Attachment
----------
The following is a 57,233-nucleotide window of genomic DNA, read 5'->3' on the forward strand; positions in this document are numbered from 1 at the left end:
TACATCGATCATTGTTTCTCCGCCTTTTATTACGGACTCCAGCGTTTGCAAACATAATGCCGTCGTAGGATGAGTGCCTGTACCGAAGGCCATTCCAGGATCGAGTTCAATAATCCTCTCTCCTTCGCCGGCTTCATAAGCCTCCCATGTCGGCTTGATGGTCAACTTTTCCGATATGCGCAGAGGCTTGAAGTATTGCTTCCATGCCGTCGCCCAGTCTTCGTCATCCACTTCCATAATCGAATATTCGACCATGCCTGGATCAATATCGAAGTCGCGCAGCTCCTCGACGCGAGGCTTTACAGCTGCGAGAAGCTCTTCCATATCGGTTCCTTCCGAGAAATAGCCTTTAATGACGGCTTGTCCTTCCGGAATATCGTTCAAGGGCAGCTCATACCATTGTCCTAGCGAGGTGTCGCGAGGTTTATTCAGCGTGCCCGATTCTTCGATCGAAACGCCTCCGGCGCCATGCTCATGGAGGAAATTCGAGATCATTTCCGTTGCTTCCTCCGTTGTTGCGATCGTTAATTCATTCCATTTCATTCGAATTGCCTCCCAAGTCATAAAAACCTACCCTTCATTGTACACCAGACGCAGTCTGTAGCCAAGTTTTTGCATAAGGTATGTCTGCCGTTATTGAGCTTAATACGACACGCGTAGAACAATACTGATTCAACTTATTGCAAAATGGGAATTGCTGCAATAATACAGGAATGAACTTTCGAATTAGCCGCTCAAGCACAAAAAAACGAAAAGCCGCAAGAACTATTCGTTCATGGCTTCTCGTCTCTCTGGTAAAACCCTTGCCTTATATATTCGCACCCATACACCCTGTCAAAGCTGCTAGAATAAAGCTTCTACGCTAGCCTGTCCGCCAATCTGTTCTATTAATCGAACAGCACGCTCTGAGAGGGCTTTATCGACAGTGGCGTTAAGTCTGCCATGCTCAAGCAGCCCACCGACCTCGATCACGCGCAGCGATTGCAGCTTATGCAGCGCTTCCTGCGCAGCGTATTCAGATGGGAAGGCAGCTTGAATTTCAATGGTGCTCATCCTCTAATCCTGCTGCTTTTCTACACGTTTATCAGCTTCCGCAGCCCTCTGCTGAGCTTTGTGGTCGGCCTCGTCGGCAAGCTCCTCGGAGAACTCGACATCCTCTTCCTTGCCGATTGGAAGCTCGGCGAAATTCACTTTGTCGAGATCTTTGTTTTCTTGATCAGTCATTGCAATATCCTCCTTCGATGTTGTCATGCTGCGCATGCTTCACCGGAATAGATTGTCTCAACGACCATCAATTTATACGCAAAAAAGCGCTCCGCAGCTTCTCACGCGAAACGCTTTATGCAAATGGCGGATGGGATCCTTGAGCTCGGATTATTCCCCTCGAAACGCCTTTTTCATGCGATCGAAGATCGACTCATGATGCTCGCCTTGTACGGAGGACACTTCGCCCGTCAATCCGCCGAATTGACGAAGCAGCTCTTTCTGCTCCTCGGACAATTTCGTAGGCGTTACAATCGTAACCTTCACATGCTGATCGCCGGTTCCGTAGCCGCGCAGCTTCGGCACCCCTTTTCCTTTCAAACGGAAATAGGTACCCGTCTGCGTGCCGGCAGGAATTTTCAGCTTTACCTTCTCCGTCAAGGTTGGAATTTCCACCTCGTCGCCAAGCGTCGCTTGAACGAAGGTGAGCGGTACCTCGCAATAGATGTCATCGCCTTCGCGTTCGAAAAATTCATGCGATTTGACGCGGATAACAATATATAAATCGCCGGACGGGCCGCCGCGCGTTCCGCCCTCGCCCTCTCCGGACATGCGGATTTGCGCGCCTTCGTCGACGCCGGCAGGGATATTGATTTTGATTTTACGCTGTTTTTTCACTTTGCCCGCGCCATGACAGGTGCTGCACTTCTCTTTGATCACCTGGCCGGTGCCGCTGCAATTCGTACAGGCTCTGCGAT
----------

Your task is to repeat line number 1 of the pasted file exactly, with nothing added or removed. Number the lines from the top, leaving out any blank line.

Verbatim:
The following is a 57,233-nucleotide window of genomic DNA, read 5'->3' on the forward strand; positions in this document are numbered from 1 at the left end: